Arsenal has parted ways with Coach Unai Emery, the club announced in a statement. But the development has opened a void that the club will not fill in a hurry.
The past five weeks have been the worst in the coaching career of Unai Emery. The Spaniard who left French giant PSG to replace former Arsenal manager, Arsene Wenger, has been under intense pressure to do better.
Arsenal has struggled for years in both domestic and European leagues, a great cause of worry for their passionate fans who yearn for the glorious old days.
Though revered, Arsene Wenger took a bow when it was obvious that his tactics and style weren’t going to deliver the needed result. Emery stepped into the shoes, but they certainly appeared too big for him.
The Gunners have not won any match since the 24th of October, a situation that instigated the #EmeryOut hashtag, and the subsequent booing at the Emirate Stadium following last Saturday’s 2-2 draw with Southampton.
Emery knew his days were numbered, but was hoping for a miracle to save his career. Thursday night’s 2-1 defeat to Eintracht Frankfurt killed whatever was left of his hope. That’s a run of seven games without a win.
Arsenal have only won four of their 13 league games which places them at eight on the table, just below the underdogs, Sheffield United and Burnley.
On Friday morning, Arsenal issued a statement. Speaking on behalf of Arsenal board and our owners Kroenke Sports & Entertainment, Josh Kroenke said:
“Our most sincere thanks go to Unai and his colleague s who were unrelenting in their efforts to get the club back to competing at the level we all expect and demand. We wish Unai and his team nothing but future success.
“The decision has been taken due to results and performances not being at the level required. We have asked Freddie Ljunberg to take responsibility for the first team as interim head coach. We have full confidence in Freddie to take us forward.
“The search for a new head coach is underway and we will make a further announcement when that process is complete.”
Arsenal’s struggle dated back to the days of Wenger, especially the 2016/17 season when they failed to book a spot for the Champions League. It wasn’t something the North London club was proud of, so Emery was hired to change that.
But he didn’t only fail to qualify the Gunners for Champions League, he also failed to bring the Europa League home, the closest Arsenal did get to a major trophy in years. Arsenal lost the Europa League final to London rivals, Chelsea, dashing the hope of millions of fans around the world.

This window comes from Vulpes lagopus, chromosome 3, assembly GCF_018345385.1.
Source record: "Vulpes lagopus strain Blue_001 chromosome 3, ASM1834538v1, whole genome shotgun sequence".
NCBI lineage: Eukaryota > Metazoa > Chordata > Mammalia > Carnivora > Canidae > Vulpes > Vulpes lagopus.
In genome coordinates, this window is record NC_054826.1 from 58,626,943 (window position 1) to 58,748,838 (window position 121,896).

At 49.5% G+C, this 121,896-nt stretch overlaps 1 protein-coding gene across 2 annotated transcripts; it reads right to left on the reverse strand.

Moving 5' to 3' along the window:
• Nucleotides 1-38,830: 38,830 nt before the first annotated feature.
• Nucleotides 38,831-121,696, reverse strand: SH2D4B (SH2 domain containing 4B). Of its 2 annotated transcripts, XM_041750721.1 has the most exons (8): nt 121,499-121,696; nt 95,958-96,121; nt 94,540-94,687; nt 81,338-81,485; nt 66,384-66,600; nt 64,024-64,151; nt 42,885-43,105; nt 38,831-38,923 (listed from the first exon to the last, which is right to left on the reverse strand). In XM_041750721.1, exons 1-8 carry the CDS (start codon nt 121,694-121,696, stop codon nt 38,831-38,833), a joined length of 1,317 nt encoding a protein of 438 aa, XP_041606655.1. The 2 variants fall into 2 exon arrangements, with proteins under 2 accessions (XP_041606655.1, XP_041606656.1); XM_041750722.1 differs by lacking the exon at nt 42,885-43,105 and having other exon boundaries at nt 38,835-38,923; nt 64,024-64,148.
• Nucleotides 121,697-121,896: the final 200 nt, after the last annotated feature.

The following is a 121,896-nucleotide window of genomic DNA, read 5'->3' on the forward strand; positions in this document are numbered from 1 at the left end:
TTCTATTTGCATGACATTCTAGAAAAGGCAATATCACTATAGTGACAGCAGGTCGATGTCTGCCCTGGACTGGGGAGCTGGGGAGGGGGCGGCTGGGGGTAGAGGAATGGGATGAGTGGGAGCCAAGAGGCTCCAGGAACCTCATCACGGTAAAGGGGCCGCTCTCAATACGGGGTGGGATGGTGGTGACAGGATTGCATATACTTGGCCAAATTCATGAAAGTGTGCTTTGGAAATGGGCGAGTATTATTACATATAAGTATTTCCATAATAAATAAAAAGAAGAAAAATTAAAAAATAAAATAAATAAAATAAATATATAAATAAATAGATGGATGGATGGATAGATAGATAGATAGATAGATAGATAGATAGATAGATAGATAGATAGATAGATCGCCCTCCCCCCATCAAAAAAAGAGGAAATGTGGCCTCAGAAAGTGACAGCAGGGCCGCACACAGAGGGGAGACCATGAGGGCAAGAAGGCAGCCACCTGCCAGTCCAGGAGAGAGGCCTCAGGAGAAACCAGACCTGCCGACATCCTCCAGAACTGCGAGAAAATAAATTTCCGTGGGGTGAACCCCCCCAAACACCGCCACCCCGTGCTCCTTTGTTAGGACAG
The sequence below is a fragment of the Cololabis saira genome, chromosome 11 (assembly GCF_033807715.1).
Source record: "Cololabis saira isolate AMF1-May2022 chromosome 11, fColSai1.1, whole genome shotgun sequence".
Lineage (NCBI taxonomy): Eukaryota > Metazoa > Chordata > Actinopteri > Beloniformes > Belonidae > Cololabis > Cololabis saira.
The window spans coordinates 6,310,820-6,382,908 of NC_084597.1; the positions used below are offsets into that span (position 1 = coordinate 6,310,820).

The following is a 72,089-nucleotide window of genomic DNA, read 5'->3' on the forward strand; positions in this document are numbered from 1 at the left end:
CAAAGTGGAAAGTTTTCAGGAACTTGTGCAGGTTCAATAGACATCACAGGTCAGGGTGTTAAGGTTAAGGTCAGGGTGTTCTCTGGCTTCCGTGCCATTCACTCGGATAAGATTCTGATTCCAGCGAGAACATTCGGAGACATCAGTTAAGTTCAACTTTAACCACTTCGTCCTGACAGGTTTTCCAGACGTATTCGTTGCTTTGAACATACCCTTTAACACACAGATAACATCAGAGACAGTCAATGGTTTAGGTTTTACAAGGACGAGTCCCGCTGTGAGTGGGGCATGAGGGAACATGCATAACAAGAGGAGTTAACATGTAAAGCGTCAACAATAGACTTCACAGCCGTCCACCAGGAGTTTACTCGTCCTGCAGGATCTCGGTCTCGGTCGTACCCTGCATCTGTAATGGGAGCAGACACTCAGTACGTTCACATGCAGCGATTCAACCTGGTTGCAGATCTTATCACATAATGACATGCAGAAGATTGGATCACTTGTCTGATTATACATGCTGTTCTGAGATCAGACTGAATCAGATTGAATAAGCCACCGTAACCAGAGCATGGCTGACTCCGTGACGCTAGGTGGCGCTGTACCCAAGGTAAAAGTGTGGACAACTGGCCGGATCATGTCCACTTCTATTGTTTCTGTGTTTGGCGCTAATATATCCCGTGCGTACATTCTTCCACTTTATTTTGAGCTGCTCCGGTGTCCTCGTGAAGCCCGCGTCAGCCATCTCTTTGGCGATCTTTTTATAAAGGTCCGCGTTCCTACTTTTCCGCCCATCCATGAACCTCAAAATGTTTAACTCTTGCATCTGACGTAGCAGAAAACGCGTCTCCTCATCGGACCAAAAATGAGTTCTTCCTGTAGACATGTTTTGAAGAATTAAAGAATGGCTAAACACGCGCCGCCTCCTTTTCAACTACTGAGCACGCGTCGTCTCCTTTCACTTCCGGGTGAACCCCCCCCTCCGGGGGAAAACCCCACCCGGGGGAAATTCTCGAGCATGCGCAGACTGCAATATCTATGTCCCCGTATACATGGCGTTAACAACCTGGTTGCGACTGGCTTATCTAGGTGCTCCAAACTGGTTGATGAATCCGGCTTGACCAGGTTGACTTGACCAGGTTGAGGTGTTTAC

But the search continues for those who will wear the cap. Apart from Ljunberg who has been appointed to coach the club in interim capacity, other names are being mentioned also: Man City coach Pep Guardiola, former Arsenal player Mikel Arteta, and the recently sacked coach of Tottenham Hotspur, Mauricio Pochettino.
The long season beams with uncertainties, and surprises are an integral part of it. Big names no longer guarantee winnings, just as it’s evident with Jose Mourinho and Manchester United.
Great coaches are highly priced, Arsenal is notorious of its close-fistedness, and that keeps Guardiola out of the possible successors. Pochettino has similar trophyless record like Emery, hiring him will make little or no difference.
Arteta has little or no experience to compete with the big fish, though Lampard is an evidence that you can’t rule everyone out. So the search is likely to extend beyond English shores, unless Ljunberg turn things around to convince the fans that he has what it takes to lead the club to the expected result.
Arsenal will be facing Norwich this weekend and that would be Freddie’s first test. If he scales it, and takes on the subsequent games with the same mentality, he may have a chance. If not, Arsenal will have to update the list of its potential coaches to include Nunu Espirito, Allegri, Ancelotti, Rafa Benitez and Eddie Howe.
The hunt for Emery’s successor is as always, a difficult decision, but whoever succeeds him will have a big shoe to step into.